3 Baghdad children die; toll grows

BAGHDAD (AP) — A mortar barrage killed three children and their uncle as they played together outside their south Baghdad home, the latest deaths in an insurgency that claimed a total of six lives Wednesday and showed no signs of slowing down.
Twelve-year-old Sabaa Haitham, her younger brother Sajjad, 10, and their eight-year-old cousin Mina Mohammed Abid died when one of two mortar rounds slammed into their home in suburban Dora, Yarmouk Hospital morgue official Razzak Hassan said.

The children’s uncle, Lu’ay Salih, in his mid-20s, was also killed in the 6:00pm (1200GMT) explosions that peppered their victims with razor sharp pieces of incandescent shrapnel.

“What have those kids done to deserve this? They were just playing in the front yard,” said grieving Haitham Salih, father of Sabaa and Sajjad, outside his demolished house. “It’s a disaster I lost two of my children, my brother and my niece.” Insurgents also trained their guns again on Iraq’s fledgling security forces, who have become daily targets during a wave of violence that has killed at least 765 people since the April 28 announcement of Iraq’s new government, according to an Associated Press count.

Two policemen were killed in separate drive-by shootings in western Baghdad’s Amil district and the northern city of Samarra, police said.

The numbers of Iraqi police, soldiers and civilians killed in May sharply increased on April, according to officials from three different government ministries. It was unclear if the three ministries were working with the same set of data.

Some 151 police were killed in May, compared with 86 in April, up 75 per cent, an interior ministry official said.

At least 325 policemen were wounded in May, compared with 131 in April.

Dr Sabah Araji, of the health ministry, said 434 civilians were killed in May, up from 299 killed in April.

Some 775 civilians also were wounded last month, compared with 598 in April.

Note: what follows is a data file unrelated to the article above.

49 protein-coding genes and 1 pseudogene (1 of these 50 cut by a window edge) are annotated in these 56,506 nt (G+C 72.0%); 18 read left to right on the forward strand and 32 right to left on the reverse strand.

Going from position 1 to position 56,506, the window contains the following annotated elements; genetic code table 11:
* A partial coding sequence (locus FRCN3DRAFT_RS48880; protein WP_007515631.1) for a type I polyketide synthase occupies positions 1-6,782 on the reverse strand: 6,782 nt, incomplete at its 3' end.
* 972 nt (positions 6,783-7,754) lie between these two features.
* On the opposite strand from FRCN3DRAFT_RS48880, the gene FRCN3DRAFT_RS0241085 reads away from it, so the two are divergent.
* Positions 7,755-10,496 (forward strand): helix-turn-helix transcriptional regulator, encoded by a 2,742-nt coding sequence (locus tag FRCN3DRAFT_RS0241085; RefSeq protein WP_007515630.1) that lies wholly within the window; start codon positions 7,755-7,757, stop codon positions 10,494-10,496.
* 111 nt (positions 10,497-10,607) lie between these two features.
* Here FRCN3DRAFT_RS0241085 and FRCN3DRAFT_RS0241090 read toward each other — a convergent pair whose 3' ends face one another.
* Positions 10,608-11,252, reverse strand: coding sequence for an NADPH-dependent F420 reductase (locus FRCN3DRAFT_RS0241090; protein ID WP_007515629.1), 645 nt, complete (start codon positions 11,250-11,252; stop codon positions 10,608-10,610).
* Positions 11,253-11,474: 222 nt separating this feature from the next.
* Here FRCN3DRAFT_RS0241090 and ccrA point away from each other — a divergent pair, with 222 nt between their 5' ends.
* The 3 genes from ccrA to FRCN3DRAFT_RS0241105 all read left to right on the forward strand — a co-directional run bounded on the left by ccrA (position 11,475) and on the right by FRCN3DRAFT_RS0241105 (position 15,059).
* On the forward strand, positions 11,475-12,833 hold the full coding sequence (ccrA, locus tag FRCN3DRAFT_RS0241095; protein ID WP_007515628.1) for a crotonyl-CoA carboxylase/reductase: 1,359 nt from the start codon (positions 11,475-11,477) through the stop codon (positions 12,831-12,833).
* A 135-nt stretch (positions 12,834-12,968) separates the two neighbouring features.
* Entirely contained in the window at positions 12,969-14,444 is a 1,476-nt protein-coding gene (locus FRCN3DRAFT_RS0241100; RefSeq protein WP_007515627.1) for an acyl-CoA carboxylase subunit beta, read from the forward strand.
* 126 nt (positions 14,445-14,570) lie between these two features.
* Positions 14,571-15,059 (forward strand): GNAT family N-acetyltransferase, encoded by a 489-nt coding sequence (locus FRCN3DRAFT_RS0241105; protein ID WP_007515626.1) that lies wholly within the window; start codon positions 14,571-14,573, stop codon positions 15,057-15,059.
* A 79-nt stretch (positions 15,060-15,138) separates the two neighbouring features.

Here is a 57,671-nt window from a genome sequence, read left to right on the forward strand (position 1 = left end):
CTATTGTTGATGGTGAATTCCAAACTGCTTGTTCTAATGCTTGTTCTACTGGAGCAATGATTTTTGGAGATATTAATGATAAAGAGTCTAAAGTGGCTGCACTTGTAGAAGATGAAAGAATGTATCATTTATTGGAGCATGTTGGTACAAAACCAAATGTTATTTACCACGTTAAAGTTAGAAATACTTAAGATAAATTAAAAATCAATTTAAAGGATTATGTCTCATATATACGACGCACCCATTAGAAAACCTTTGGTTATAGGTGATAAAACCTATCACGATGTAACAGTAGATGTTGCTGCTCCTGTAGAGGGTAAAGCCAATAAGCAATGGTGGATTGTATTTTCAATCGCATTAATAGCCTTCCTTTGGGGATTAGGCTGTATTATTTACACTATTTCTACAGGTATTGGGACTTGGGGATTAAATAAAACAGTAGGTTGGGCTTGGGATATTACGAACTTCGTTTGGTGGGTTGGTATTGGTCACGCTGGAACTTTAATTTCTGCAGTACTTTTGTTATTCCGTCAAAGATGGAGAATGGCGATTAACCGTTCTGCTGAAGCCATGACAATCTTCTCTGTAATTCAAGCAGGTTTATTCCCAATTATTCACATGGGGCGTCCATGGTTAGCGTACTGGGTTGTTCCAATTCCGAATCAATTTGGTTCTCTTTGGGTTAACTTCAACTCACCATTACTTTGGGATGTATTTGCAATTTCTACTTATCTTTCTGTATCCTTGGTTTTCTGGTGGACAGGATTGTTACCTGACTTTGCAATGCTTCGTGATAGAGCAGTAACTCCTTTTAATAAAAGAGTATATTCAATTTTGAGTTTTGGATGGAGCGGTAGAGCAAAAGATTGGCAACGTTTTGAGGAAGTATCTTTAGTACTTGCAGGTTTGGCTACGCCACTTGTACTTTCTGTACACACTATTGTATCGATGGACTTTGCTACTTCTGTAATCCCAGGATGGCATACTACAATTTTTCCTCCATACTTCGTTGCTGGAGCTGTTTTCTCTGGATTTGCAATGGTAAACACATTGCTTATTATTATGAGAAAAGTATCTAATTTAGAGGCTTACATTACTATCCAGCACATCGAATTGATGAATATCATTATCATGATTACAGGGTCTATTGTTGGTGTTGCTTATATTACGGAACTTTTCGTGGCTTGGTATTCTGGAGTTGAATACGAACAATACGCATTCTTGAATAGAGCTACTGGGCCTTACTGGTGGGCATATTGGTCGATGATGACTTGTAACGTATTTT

A defence ministry official said 85 Iraqi soldiers died in May, compared with 40 in April. Another 79 soldiers were wounded, compared with 63 in April.

Defence Ministry Spokesman Radhi Badir, who has been collating the figures of insurgents killed in Iraq, told the AP that more than 260 insurgents were killed during May, including about 140 in two US-led offensives in western Iraq.

A suicide bomber attacked a queue of vehicles waiting at the heavily guarded main checkpoint to Baghdad’s International Airport early Wednesday, wounding 15 Iraqis and signalling the vulnerability of Iraq’s even most vital facilities.

Eleven Iraqis inside a Shiite mosque were wounded when a car bomb exploded outside a Shiite mosque in the Khalis area, some 20 kilometres east of the city of Baqouba in Diyala province northeast of Baghdad, said army Col. Abdullah Shamri.

Amid the raging violence, Iraq reached out to the international community for greater security and political aid.

In New York, Iraqi Foreign Minister Hoshyar Zebari said US-led forces must remain in Iraq until the country’s own soldiers and police can take responsibility for securing the nation amid its continuing insurgency.

“I’m a realist, OK, and we’ve seen that before. We need to complete this mission with their help,” Zebari told The Associated Press in New York late Tuesday.

Acting US Ambassador Anne Patterson, speaking on behalf of the 160,000-strong mainly US multinational force, said if Iraqi authorities need the force to stay, it shouldn’t leave “until the Iraqis can meet the serious security challenges they face.” Following another Iraqi request, the US and European Union will hold a joint-foreign ministerial level meeting June 22 in Belgium to let the new government lay out “its priorities, vision and strategies” ahead of elections later this year, State Department Spokesman Richard Boucher said.

More than 80 countries and international organisations have been invited and Iraq would send a large delegation, Boucher said.

In a sign of how violence and politics merge here, officials in Iraq’s volatile western Anbar province chose a new governor just days after his predecessor was found dead in a hide-out for foreign fighters.

Anbar council member, Khibir Abdali, said colleague Maamoun Sami Rashid Alwani was chosen to succeed former governor Raja Nawaf Farhan Mahalawi, whose body was found Sunday bound, gagged and chained to a propane tank inside a building used by foreign fighters.

Mahalawi was abducted May 10 and his body was found in Rawah, northwest of Baghdad, after a fierce battle between foreign fighters holding him inside the building and US troops outside.

The former governor died from a severe head trauma, said the US military, apparently from rubble that collapsed after the building was damaged during the fighting.

US troops killed two Syrians, one Jordanian and one Algerian inside the house and wounded another two Saudi Arabians and a Moroccan, who are now in military custody.

The US military also announced the capture of a former Saddam Hussein regime spy Monday, who was among least 113 terror suspects detained during US-Iraqi raids throughout Baghdad since Sunday.

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